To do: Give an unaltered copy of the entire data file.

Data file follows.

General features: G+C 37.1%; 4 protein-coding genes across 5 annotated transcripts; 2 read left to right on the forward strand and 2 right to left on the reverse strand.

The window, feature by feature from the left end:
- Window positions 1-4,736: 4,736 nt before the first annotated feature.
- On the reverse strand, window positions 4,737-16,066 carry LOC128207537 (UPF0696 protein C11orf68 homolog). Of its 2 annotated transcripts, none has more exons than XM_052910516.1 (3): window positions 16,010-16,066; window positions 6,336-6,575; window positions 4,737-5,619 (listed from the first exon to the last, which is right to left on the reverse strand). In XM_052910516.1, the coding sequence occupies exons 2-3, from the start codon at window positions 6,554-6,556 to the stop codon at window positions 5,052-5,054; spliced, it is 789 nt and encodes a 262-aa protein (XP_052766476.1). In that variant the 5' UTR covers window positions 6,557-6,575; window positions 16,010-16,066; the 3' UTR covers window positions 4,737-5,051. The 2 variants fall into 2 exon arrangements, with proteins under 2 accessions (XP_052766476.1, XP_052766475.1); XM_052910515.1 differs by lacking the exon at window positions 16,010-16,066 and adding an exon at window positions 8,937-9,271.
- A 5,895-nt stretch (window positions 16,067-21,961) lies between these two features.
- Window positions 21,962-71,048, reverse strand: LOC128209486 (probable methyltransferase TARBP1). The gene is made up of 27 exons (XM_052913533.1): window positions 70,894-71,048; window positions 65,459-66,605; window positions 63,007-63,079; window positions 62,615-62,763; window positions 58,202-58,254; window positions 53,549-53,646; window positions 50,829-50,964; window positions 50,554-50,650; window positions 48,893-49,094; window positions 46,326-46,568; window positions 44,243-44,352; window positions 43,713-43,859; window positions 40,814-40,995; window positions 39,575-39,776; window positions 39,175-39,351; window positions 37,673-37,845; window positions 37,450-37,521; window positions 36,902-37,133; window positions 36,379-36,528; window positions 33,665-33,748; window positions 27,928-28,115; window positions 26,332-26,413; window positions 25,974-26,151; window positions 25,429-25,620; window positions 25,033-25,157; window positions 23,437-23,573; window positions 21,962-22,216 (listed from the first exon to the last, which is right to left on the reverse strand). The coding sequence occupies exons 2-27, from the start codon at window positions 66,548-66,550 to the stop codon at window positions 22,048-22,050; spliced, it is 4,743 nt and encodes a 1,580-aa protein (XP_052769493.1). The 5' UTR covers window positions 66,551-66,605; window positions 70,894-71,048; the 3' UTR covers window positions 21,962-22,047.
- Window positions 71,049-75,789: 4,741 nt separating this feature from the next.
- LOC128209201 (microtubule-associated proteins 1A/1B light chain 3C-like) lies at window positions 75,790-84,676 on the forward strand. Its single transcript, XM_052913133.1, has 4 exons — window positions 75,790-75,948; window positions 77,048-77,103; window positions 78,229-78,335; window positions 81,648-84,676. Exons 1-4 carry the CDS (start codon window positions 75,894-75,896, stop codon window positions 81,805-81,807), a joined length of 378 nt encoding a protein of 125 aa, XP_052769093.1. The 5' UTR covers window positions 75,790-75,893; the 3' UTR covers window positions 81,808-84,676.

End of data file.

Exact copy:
General features: G+C 37.1%; 4 protein-coding genes across 5 annotated transcripts; 2 read left to right on the forward strand and 2 right to left on the reverse strand.

The window, feature by feature from the left end:
- Window positions 1-4,736: 4,736 nt before the first annotated feature.
- On the reverse strand, window positions 4,737-16,066 carry LOC128207537 (UPF0696 protein C11orf68 homolog). Of its 2 annotated transcripts, none has more exons than XM_052910516.1 (3): window positions 16,010-16,066; window positions 6,336-6,575; window positions 4,737-5,619 (listed from the first exon to the last, which is right to left on the reverse strand). In XM_052910516.1, the coding sequence occupies exons 2-3, from the start codon at window positions 6,554-6,556 to the stop codon at window positions 5,052-5,054; spliced, it is 789 nt and encodes a 262-aa protein (XP_052766476.1). In that variant the 5' UTR covers window positions 6,557-6,575; window positions 16,010-16,066; the 3' UTR covers window positions 4,737-5,051. The 2 variants fall into 2 exon arrangements, with proteins under 2 accessions (XP_052766476.1, XP_052766475.1); XM_052910515.1 differs by lacking the exon at window positions 16,010-16,066 and adding an exon at window positions 8,937-9,271.
- A 5,895-nt stretch (window positions 16,067-21,961) lies between these two features.
- Window positions 21,962-71,048, reverse strand: LOC128209486 (probable methyltransferase TARBP1). The gene is made up of 27 exons (XM_052913533.1): window positions 70,894-71,048; window positions 65,459-66,605; window positions 63,007-63,079; window positions 62,615-62,763; window positions 58,202-58,254; window positions 53,549-53,646; window positions 50,829-50,964; window positions 50,554-50,650; window positions 48,893-49,094; window positions 46,326-46,568; window positions 44,243-44,352; window positions 43,713-43,859; window positions 40,814-40,995; window positions 39,575-39,776; window positions 39,175-39,351; window positions 37,673-37,845; window positions 37,450-37,521; window positions 36,902-37,133; window positions 36,379-36,528; window positions 33,665-33,748; window positions 27,928-28,115; window positions 26,332-26,413; window positions 25,974-26,151; window positions 25,429-25,620; window positions 25,033-25,157; window positions 23,437-23,573; window positions 21,962-22,216 (listed from the first exon to the last, which is right to left on the reverse strand). The coding sequence occupies exons 2-27, from the start codon at window positions 66,548-66,550 to the stop codon at window positions 22,048-22,050; spliced, it is 4,743 nt and encodes a 1,580-aa protein (XP_052769493.1). The 5' UTR covers window positions 66,551-66,605; window positions 70,894-71,048; the 3' UTR covers window positions 21,962-22,047.
- Window positions 71,049-75,789: 4,741 nt separating this feature from the next.
- LOC128209201 (microtubule-associated proteins 1A/1B light chain 3C-like) lies at window positions 75,790-84,676 on the forward strand. Its single transcript, XM_052913133.1, has 4 exons — window positions 75,790-75,948; window positions 77,048-77,103; window positions 78,229-78,335; window positions 81,648-84,676. Exons 1-4 carry the CDS (start codon window positions 75,894-75,896, stop codon window positions 81,805-81,807), a joined length of 378 nt encoding a protein of 125 aa, XP_052769093.1. The 5' UTR covers window positions 75,790-75,893; the 3' UTR covers window positions 81,808-84,676.